Sunday, February 14, 2010

Shrovetide Musings

I've been blogging less lately, because of work pressures and lack of motivation... it seems stupid to blather on when one has nothing of import to report.

But, lest the all-important sitemeter start recording a huge drop in visitors (quelle horreur), I thought I should at least type something.

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As all men know, to-day is Shrove Sunday, and therefore yester-day was Shrove-Saturday, or rather Egg-Saturday!  To celebrate in the approved manner, I had pancakes for breakfast (with bananas and walnuts and maple syrup).  Maple syrup – must be one of the few native North American contributions to world food (just as the macadamia nut is Australia's one and only domesticated native crop).

On a more serious note, I also went to confession, as is my practice on Saturday morning, and as is peculiarly apposite in Shrovetide – for the term means "the time for shrift", "shrift" being the old term for being absolved in the Sacrament of Penance.  So, having been shriven yester-day, this morning at Mass I was houselled (given Holy Communion).  

Shrift and Housel: the two quotidian sacraments for all Christians!  St Philip staunchly counselled that all frequently confess their sins, that thus worthily prepared they might partake of the blessings of receiving their Saviour in the most comfortable Sacrament of the altar.  As fallen men – who frequently fail, and who (in these evil latter days) scarce live as Christians should, not having the heroic strength of those who formed the Early Church of the saints and martyrs – we ever need forgiveness, and ghostly strength: hence, shrift and housel.

These things I shall think over in my heart, therefore will I hope:
The mercies of the Lord that we are not consumed: because his commiserations have not failed.
They are new every morning, great is thy faithfulness.
The Lord is my portion, said my soul: therefore will I wait for him.
The Lord is good to them that hope in him, to the soul that seeketh him.

— Lamentations iii, 21-24

I should also note that "housel" is cognate with Gothic hunsl, a sacrifice – just as "host" implies the notion of Christ as the Divine Victim, mystically offered up on the altar in propitation for all offences, pleading for all our needs, because His Sacrifice on the Cross is made truly present in all its power and might.  For Mass is no mere Communion Service – whether we receive or not, the greatest Prayer is offered up, the most prevailing petition, the most potent to obtain the Divine assistance.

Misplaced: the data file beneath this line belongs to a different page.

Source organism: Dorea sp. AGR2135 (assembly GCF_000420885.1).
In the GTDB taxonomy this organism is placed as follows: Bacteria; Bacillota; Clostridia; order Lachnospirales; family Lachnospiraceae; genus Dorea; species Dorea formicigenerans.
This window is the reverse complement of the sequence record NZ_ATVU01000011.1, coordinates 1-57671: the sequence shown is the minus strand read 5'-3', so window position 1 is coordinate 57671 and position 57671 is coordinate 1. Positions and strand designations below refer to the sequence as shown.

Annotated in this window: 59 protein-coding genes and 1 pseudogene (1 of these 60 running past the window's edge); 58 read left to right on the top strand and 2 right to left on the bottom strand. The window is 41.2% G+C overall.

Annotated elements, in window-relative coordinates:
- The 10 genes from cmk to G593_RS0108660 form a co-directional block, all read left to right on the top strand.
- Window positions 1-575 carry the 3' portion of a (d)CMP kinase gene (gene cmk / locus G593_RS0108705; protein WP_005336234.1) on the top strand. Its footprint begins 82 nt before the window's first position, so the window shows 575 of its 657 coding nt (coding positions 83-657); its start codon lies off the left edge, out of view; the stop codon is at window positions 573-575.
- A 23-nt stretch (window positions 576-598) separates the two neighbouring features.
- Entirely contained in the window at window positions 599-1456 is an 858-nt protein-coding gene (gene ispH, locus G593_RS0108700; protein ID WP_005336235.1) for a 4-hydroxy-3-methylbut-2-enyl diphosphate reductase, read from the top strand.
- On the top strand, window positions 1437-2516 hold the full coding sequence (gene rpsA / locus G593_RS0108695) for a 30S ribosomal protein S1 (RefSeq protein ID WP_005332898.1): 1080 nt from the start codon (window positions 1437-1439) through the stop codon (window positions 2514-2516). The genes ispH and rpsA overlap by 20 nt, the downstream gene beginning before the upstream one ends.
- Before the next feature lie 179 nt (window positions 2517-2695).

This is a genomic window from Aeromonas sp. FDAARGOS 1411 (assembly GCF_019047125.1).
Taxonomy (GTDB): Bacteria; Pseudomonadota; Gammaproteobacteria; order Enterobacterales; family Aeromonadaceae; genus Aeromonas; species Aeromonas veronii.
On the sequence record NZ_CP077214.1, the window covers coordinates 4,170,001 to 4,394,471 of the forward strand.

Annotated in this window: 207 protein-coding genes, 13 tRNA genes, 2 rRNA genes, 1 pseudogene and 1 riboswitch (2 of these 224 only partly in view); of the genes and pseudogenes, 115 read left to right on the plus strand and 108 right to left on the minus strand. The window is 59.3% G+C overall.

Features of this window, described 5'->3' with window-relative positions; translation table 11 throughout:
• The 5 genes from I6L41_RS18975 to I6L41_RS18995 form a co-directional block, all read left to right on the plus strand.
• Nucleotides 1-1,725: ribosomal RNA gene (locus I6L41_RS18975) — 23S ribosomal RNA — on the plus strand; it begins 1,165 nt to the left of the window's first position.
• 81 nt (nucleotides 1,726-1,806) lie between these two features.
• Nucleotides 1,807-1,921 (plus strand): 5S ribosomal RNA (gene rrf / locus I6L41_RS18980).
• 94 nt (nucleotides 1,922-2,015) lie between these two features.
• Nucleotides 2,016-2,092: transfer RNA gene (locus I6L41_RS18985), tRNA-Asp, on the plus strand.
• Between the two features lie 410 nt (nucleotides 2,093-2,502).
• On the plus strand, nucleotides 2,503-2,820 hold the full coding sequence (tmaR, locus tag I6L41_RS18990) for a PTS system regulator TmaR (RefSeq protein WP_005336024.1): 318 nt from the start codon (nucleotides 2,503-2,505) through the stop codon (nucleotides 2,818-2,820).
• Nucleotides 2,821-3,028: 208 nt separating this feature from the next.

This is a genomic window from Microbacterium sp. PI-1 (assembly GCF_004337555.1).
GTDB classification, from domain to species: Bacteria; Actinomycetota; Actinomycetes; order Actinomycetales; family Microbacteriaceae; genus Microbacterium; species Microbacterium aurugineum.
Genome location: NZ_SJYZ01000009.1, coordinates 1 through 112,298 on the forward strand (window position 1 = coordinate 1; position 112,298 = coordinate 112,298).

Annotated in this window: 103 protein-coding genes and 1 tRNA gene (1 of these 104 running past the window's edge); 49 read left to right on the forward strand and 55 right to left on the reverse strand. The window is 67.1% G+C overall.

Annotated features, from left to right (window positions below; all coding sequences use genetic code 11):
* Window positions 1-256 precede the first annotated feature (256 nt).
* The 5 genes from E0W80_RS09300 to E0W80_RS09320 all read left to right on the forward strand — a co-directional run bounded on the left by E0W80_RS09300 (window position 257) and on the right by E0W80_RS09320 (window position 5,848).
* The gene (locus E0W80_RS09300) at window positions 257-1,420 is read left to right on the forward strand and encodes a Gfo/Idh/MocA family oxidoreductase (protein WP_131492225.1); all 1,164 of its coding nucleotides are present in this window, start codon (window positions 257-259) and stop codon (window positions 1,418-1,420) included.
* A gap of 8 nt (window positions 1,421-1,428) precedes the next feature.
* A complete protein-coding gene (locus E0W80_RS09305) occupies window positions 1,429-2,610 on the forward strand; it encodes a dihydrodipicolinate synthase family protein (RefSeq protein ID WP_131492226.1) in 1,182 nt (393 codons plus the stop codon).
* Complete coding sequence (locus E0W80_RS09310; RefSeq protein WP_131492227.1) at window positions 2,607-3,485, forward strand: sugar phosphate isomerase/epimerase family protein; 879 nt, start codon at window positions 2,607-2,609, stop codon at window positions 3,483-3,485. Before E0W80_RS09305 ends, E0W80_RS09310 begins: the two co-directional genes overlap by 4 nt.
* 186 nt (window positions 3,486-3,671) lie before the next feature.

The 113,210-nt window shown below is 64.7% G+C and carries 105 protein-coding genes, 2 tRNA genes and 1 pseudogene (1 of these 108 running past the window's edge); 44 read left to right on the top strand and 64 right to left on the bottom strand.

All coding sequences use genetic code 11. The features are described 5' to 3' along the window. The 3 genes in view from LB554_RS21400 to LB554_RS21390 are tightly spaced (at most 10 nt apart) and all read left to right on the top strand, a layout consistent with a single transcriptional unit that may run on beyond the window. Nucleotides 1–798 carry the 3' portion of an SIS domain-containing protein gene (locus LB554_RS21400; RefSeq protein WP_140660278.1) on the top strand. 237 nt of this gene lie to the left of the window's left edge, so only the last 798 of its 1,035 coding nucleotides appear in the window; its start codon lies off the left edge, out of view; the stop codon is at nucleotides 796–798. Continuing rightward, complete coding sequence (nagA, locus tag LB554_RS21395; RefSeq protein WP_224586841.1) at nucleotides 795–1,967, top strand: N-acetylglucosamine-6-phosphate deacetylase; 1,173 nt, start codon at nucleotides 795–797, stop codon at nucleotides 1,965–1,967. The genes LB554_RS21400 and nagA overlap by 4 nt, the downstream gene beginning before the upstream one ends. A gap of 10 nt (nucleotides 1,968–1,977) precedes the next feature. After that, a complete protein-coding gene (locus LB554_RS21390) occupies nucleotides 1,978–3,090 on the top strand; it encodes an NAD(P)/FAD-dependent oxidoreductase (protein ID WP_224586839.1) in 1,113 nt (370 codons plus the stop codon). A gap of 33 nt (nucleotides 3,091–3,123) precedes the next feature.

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Is it perverse of me to prefer Mass with a wise, devout, understanding priest, albeit in a parish setting where the music and some of the liturgy is not ideal, to Mass at Carmel, where, although the music and the good sisters' care of the celebration is commendable, one may encounter priests whose sermons can be less than orthodox, whom frankly one doesn't like, and who, one fears, reciprocate the sentiment?

Enough said!

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When the liturgy is less than ideal (as when appalling songs are sung), I tend to retreat into myself, and turn to my handy Diurnal, so as to read some of the day's Office.  I recall that Fortescue reprobates the clergy catching up on the Hours at Mass, but as a layman I can do as I please.  (It will appear eccentric, but, as they say, "If the cap fits, wear it!"  I've never worried what others may say.)